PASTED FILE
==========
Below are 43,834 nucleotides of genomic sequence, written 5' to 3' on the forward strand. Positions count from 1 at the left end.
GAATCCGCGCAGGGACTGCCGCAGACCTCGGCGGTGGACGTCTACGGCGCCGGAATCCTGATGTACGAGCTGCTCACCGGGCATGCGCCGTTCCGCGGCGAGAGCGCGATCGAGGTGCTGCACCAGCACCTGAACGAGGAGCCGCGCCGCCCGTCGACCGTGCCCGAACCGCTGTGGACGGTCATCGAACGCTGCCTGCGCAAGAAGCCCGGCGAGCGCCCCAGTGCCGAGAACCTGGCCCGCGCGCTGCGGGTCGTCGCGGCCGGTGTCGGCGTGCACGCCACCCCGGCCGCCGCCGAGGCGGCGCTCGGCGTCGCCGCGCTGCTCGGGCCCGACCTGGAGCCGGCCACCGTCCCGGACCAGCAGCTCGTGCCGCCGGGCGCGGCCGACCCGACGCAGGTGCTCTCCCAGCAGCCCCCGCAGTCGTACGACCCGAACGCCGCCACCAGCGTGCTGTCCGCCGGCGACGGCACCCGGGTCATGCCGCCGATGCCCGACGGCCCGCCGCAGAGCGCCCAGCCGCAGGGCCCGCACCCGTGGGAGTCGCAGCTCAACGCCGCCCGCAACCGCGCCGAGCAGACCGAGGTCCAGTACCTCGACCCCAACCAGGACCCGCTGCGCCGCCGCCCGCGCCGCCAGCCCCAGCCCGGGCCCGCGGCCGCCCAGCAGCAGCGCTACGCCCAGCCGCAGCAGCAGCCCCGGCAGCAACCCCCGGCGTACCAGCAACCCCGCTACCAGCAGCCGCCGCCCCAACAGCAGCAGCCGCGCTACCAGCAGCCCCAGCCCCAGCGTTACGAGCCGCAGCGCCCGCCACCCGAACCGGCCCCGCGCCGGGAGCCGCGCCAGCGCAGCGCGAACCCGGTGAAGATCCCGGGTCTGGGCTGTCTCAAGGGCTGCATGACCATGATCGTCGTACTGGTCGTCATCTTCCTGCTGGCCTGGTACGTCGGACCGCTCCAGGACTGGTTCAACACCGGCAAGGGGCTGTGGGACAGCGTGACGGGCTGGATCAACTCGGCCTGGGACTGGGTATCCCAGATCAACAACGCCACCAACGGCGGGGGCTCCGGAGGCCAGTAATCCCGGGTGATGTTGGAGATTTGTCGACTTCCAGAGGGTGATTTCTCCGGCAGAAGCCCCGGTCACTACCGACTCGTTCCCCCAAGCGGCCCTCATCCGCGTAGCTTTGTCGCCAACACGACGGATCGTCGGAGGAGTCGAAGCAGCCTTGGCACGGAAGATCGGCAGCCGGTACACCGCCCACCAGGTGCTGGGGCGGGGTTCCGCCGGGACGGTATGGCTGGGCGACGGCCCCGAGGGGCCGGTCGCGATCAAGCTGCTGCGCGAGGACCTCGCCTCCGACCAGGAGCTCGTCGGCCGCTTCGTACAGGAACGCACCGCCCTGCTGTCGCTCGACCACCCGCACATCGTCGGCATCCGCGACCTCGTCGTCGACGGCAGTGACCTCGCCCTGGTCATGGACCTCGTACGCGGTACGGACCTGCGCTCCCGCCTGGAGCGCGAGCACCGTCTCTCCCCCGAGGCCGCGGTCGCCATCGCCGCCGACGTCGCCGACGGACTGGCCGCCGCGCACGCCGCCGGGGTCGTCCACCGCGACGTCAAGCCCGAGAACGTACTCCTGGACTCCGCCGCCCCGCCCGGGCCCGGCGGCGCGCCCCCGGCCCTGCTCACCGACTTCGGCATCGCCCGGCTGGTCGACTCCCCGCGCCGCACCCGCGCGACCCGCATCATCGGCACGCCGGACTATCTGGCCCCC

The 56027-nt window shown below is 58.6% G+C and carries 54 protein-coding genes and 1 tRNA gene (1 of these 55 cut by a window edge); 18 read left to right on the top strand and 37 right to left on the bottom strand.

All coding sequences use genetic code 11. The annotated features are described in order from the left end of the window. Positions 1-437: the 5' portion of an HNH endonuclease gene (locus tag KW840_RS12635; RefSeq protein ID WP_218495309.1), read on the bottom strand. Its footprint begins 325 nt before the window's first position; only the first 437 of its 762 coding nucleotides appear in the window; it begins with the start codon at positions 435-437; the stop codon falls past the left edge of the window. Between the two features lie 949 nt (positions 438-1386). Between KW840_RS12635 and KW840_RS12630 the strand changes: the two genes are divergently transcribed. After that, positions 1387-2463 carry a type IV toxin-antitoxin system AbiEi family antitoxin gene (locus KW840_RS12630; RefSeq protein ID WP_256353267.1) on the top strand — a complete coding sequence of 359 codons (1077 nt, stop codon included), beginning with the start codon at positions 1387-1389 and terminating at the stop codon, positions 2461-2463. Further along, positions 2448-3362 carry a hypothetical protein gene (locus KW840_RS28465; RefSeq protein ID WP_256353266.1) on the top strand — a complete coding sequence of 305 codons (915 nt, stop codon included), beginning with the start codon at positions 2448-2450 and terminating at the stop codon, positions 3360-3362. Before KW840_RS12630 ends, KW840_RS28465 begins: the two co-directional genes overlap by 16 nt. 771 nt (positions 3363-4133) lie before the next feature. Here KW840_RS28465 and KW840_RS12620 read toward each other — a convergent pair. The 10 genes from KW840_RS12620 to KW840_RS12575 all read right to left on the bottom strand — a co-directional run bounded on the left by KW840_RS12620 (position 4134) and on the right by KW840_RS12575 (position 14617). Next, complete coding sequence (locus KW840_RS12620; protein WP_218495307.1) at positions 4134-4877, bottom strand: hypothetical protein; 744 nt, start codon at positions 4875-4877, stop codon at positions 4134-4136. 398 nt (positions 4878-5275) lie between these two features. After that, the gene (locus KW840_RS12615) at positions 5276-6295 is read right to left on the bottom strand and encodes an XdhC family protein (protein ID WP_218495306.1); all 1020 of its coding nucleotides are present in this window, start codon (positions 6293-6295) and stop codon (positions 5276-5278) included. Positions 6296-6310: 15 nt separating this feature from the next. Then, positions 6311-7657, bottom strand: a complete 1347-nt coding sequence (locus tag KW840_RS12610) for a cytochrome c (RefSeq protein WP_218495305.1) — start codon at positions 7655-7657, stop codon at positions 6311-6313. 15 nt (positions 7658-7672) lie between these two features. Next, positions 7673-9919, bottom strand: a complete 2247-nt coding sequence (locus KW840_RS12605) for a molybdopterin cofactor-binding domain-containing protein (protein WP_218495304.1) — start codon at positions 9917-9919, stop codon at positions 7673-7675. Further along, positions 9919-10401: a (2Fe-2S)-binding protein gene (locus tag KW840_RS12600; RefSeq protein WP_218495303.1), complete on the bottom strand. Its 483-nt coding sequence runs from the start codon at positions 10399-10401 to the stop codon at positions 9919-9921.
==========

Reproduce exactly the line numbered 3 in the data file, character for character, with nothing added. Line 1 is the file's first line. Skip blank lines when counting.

The 56027-nt window shown below is 58.6% G+C and carries 54 protein-coding genes and 1 tRNA gene (1 of these 55 cut by a window edge); 18 read left to right on the top strand and 37 right to left on the bottom strand.